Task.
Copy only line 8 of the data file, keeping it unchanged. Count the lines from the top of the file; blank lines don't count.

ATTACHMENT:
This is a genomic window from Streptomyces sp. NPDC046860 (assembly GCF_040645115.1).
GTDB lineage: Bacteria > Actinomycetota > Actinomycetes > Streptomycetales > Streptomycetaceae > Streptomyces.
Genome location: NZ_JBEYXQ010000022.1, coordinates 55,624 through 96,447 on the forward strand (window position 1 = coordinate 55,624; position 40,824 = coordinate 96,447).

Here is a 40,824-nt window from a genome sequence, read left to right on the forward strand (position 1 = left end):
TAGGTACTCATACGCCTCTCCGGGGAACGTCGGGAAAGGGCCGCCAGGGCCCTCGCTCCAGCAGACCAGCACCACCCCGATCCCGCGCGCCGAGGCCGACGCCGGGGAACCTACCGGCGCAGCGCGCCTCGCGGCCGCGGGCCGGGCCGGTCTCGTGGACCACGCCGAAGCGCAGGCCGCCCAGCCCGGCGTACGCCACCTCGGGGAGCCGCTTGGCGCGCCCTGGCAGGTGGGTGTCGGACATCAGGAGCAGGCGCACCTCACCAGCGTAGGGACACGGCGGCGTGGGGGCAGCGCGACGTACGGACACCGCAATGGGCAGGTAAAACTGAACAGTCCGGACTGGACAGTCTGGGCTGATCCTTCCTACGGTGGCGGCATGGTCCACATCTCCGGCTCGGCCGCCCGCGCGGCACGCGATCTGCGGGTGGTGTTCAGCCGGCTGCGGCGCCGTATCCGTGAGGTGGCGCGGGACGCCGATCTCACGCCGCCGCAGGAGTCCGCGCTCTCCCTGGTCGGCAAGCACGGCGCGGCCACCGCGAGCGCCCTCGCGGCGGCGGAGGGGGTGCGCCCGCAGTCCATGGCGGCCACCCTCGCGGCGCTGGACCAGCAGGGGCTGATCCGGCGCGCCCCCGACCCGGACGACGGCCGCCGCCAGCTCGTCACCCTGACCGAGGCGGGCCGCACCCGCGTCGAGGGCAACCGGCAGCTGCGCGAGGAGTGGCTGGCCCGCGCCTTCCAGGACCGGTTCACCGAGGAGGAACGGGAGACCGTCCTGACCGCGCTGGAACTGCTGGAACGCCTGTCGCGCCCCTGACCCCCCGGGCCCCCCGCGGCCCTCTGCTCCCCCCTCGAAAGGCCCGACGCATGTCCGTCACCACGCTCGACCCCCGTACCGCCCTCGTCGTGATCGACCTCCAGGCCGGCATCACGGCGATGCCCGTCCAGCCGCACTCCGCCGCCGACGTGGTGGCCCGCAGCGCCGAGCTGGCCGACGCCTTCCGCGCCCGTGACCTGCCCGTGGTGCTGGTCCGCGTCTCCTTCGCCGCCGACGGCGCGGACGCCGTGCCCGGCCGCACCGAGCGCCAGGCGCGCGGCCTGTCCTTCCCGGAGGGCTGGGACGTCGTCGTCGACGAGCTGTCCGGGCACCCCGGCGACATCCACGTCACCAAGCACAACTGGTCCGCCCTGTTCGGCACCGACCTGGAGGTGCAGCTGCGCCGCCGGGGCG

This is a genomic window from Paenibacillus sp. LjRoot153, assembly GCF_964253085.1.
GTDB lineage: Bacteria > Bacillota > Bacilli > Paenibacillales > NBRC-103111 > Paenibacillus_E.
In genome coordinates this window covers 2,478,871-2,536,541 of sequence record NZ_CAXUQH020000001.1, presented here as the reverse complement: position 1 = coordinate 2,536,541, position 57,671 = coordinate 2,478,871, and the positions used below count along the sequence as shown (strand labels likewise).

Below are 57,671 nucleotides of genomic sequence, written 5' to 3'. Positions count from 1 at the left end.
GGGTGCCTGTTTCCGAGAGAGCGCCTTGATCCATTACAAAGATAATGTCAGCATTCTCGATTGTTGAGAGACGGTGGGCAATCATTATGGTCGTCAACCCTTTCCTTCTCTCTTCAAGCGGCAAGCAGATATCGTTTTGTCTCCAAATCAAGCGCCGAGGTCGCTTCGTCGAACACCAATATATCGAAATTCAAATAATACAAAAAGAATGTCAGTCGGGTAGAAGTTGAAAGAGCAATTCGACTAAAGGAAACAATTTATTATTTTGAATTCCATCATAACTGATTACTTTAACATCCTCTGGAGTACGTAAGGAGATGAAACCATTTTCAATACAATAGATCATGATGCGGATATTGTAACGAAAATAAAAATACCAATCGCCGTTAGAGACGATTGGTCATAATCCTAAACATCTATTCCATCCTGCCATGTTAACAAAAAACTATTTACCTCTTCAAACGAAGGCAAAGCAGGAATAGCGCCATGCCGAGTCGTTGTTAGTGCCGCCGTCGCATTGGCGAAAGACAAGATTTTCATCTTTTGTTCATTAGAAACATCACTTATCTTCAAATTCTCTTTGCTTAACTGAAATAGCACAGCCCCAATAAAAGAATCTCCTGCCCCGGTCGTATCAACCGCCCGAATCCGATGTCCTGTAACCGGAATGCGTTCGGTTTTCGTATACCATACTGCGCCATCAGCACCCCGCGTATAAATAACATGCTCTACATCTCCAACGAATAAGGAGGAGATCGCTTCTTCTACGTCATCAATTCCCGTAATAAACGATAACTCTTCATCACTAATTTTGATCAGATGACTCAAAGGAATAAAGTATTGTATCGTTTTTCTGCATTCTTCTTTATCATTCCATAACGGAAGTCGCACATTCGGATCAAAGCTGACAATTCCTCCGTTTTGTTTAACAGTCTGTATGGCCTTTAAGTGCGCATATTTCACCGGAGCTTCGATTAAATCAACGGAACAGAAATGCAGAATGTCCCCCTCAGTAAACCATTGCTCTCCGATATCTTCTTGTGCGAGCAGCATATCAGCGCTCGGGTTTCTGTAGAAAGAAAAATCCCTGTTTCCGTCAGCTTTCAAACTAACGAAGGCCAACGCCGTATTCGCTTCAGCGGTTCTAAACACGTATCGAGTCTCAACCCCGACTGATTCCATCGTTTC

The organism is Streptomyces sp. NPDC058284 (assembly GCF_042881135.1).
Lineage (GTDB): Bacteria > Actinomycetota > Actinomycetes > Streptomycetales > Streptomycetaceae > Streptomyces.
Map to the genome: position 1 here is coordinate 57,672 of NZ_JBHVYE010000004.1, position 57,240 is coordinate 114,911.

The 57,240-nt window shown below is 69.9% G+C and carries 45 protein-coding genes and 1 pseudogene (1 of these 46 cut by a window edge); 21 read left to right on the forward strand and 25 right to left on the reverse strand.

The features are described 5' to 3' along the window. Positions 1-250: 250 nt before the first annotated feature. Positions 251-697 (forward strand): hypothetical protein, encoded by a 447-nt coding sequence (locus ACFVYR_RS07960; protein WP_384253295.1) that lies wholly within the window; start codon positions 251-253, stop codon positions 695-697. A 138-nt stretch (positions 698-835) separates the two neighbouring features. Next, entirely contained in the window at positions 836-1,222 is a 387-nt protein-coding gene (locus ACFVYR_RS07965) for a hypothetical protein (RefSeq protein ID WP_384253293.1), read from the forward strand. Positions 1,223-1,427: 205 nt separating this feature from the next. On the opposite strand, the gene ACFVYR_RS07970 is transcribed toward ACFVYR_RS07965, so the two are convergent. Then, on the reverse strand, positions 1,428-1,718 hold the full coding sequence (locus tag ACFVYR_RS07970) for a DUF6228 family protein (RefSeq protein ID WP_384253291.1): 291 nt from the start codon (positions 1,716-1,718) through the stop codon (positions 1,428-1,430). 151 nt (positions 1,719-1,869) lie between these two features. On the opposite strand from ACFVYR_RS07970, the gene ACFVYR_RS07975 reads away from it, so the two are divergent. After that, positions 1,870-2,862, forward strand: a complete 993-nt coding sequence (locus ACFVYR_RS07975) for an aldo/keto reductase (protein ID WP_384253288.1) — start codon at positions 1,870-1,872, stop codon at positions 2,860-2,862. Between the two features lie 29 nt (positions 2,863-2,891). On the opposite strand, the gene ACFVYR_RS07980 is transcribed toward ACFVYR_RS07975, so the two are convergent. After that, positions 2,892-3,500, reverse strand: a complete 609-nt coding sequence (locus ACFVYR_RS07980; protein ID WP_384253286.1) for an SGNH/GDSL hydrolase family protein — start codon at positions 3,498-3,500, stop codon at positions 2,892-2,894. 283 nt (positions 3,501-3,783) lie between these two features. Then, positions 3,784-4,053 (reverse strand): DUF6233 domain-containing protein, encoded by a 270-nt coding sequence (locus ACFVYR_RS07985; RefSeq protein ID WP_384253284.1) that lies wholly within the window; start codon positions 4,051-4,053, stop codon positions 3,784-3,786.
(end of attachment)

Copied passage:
In genome coordinates this window covers 2,478,871-2,536,541 of sequence record NZ_CAXUQH020000001.1, presented here as the reverse complement: position 1 = coordinate 2,536,541, position 57,671 = coordinate 2,478,871, and the positions used below count along the sequence as shown (strand labels likewise).